by Cheryl-Anne Sturken | April 6, 2011

It was no April Fool's joke. But on April 1, Irving, Texas-based online marketer Epsilon issued a statement notifying clients that because of an "unauthorized entry" into its e-mail system on March 30, the names and e-mail addresses of potentially millions of customers had been exposed in the security breach. Among the 50 corporate clients hit were two major hotel chains, Marriott International and Hilton Hotels Corp., which immediately issued statements assuring customers that no sensitive information (such as credit card numbers, passwords or personal data) had been compromised.

Ironically, just two weeks earlier, three major hotel associations -- the American Hotel & Lodging Association, Hospitality Financial and Technology Professionals and Hotel Technology Next Generation (HTNG) -- had issued a joint statement urging properties to take action to protect themselves from cyber attacks. "Our decision to address this jointly is directly related to the magnitude of the threat," said Joe McInerney, chief executive officer of Washington, D.C.-based AH&LA, in the statement. In stressing the potential for theft, the associations warned that cyber criminals are aggressively attacking systems that store credit card data, and that evidence gathered by security departments at hotel groups around the world "leave little doubt that the attacks on hotels are highly targeted and effective."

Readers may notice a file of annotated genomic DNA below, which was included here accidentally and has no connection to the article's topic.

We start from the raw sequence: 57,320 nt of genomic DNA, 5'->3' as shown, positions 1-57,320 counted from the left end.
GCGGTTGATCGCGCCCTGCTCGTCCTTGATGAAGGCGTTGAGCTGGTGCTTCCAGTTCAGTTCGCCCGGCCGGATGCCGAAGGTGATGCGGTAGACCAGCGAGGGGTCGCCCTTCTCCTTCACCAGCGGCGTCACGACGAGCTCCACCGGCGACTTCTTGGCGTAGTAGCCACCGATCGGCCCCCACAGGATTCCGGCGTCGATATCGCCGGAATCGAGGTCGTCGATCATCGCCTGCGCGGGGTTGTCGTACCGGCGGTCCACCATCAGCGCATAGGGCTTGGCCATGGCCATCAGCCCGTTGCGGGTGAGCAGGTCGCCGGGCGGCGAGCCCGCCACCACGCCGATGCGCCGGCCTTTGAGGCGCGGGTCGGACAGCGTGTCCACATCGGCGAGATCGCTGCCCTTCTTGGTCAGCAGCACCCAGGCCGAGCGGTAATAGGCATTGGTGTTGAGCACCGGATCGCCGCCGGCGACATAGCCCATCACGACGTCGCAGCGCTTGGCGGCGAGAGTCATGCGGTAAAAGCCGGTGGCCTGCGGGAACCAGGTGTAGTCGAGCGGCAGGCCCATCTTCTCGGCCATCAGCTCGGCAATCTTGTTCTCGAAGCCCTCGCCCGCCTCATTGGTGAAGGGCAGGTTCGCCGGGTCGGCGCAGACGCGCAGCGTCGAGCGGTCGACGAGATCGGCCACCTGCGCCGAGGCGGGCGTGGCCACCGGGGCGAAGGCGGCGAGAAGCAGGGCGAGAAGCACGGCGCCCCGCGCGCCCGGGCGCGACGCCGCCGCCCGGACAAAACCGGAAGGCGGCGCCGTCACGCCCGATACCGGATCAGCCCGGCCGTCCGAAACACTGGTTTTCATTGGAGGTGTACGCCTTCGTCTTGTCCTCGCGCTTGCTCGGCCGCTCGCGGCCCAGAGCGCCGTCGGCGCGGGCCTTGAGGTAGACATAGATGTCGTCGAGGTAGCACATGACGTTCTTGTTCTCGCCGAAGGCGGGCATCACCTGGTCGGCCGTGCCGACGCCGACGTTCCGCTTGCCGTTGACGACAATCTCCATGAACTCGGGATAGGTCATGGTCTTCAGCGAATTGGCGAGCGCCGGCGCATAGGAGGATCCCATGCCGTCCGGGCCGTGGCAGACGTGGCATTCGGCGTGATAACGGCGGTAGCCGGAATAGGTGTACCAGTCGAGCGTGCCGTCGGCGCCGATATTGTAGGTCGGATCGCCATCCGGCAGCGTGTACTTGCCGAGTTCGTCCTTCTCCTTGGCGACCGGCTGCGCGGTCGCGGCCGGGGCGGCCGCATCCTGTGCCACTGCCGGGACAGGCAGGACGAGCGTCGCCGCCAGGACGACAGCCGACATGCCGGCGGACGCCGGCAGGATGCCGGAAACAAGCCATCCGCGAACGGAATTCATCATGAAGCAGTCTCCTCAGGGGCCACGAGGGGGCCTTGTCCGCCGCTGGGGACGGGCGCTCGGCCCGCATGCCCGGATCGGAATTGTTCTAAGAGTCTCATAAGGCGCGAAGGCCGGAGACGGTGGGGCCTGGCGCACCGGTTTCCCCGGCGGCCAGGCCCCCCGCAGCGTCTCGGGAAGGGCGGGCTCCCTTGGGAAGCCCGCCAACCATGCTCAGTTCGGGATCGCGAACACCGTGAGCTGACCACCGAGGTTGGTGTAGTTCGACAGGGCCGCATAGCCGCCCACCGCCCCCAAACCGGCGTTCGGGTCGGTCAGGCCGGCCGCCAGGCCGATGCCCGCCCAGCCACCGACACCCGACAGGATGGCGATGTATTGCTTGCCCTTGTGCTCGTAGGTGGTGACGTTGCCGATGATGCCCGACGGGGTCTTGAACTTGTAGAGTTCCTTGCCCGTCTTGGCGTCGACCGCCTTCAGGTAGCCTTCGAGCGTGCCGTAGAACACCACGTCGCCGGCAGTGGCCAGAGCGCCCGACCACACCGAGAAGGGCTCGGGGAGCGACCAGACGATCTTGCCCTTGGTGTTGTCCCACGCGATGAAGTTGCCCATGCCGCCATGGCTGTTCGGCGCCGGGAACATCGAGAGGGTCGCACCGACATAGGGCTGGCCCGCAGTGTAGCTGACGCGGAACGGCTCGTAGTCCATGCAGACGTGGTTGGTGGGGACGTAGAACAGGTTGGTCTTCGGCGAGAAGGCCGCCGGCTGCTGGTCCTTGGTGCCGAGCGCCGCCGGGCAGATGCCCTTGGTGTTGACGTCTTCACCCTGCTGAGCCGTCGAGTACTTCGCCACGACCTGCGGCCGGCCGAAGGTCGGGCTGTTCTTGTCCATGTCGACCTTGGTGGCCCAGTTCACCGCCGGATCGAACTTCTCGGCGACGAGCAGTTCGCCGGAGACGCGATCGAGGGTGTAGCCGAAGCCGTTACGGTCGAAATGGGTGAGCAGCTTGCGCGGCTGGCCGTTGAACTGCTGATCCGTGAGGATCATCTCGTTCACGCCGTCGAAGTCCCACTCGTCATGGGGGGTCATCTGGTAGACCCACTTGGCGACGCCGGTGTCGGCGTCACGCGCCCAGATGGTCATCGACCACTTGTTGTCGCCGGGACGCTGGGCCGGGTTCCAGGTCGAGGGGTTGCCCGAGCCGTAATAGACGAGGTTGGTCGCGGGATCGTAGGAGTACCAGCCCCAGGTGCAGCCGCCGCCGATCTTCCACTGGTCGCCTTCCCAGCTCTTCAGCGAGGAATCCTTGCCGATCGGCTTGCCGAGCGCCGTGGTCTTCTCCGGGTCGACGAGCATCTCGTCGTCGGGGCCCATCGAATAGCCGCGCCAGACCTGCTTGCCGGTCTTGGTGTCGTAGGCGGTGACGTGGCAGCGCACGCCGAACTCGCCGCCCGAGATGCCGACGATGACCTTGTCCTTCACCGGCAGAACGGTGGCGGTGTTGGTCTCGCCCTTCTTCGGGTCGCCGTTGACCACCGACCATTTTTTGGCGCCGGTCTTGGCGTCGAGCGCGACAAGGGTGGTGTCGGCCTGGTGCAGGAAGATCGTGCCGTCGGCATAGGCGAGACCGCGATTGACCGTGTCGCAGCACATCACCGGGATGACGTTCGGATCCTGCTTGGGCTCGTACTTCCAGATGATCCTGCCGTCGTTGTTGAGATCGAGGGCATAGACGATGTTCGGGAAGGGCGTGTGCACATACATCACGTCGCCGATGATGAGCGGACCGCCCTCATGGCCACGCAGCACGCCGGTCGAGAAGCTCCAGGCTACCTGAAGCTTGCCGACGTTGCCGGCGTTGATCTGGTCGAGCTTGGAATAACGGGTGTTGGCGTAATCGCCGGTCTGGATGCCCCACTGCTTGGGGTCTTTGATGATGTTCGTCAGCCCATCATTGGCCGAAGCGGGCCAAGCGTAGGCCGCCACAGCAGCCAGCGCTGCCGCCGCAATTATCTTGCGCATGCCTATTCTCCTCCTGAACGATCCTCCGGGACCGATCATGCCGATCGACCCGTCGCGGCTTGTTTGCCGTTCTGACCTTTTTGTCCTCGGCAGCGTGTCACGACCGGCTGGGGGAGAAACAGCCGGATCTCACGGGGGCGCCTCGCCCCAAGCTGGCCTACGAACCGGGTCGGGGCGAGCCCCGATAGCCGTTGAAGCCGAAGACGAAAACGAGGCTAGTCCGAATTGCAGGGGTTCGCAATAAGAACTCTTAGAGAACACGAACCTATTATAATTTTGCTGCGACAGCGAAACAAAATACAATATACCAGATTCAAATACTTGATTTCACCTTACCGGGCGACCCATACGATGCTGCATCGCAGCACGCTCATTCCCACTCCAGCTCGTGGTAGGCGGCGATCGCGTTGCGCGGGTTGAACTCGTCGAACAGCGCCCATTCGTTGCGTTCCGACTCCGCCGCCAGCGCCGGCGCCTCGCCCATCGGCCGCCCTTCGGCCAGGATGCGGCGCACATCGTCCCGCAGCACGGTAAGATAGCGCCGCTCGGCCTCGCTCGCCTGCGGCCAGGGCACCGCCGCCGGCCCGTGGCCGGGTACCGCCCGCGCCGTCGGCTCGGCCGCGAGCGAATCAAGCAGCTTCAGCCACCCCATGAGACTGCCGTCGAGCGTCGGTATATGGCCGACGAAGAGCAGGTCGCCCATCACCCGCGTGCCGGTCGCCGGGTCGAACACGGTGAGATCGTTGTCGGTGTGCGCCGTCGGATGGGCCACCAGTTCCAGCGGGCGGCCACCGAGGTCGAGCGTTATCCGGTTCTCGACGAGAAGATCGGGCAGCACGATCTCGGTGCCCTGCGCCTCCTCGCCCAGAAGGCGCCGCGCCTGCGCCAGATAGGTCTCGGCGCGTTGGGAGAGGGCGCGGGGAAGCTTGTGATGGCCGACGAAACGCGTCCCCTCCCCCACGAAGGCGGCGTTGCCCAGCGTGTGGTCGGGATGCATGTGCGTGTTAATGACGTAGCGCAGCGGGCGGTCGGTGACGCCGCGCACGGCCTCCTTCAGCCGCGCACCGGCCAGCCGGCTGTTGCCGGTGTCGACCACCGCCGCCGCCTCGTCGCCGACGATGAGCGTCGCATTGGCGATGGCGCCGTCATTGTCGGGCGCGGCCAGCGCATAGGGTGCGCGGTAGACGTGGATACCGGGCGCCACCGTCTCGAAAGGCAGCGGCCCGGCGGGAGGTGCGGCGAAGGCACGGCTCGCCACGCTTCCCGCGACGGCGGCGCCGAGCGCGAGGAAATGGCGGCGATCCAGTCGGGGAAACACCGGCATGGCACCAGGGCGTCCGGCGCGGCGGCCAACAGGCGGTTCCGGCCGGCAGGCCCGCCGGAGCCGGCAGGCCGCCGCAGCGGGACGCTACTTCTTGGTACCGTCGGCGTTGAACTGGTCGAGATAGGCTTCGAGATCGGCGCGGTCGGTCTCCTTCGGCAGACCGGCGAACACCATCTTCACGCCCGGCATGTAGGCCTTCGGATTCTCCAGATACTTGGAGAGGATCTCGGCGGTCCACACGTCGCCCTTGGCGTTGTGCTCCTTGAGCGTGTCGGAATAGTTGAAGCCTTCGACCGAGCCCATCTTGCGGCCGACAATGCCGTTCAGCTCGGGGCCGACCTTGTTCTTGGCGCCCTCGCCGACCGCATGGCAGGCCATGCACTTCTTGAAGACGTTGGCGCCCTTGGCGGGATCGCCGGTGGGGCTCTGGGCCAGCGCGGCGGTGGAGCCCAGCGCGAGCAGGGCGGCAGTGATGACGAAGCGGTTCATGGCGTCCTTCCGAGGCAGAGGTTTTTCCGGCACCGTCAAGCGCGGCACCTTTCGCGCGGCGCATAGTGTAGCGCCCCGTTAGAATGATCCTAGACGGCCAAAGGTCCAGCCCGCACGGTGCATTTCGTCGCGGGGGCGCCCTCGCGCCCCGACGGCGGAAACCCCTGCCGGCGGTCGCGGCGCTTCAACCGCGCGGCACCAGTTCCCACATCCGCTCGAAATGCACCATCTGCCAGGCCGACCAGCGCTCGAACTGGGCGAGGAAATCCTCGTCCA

While the Epsilon hacking was not directed solely at hotels, it reinforces just how vulnerable hotels are because of the sheer volume of data they collect and store, particularly from point-of-sale purchases. For example, in February 2010, the Westin Bonaventure Hotel & Suites in Los Angeles and Wyndham Hotels and Resorts both reported they were victims of a security breach that compromised guests' data (this was the second time Wyndham's computer system had been penetrated). And in June 2010, Englewood, Colo.-based Destination Hotels & Resorts reported that guests at 21 of its properties had been subject to credit card theft. Last month, at HTNG's annual conference held in San Diego, IT leaders from several hotel companies, including Marriott, Hyatt Hotels Corp. and Starwood Hotels & Resorts Worldwide, called for tighter security control of guest data. In fact, Todd Thompson, chief information officer for Starwood, speaking at a CIO panel, said that fully 50 percent of his time was spent on data security.

Exactly how vulnerable are hotels? According to Chicago-based data security company Trustwave, hotels are the number-one hacking target. In its February 2010 report, Trustwave's SpiderLabs said of the 218 breaches it had studied across 24 countries, 38 percent involved attacks on hotels, and it took an average of 156 days for a security breach to be identified. "Credit card crime is the top issue for hotel-company chief information officers today, but they can't address it effectively without the help of every general manager and controller," said Douglas  Rice, HTNG's chief executive officer. That's because even though the chains may provide network security for every hotel in their portfolio globally, security controls must be implemented on the front lines at the individual property level to be truly effective.

A sobering consideration for meeting planners: For your next pre-con meeting and contract, you just might want to consider adding "data security" as a line item.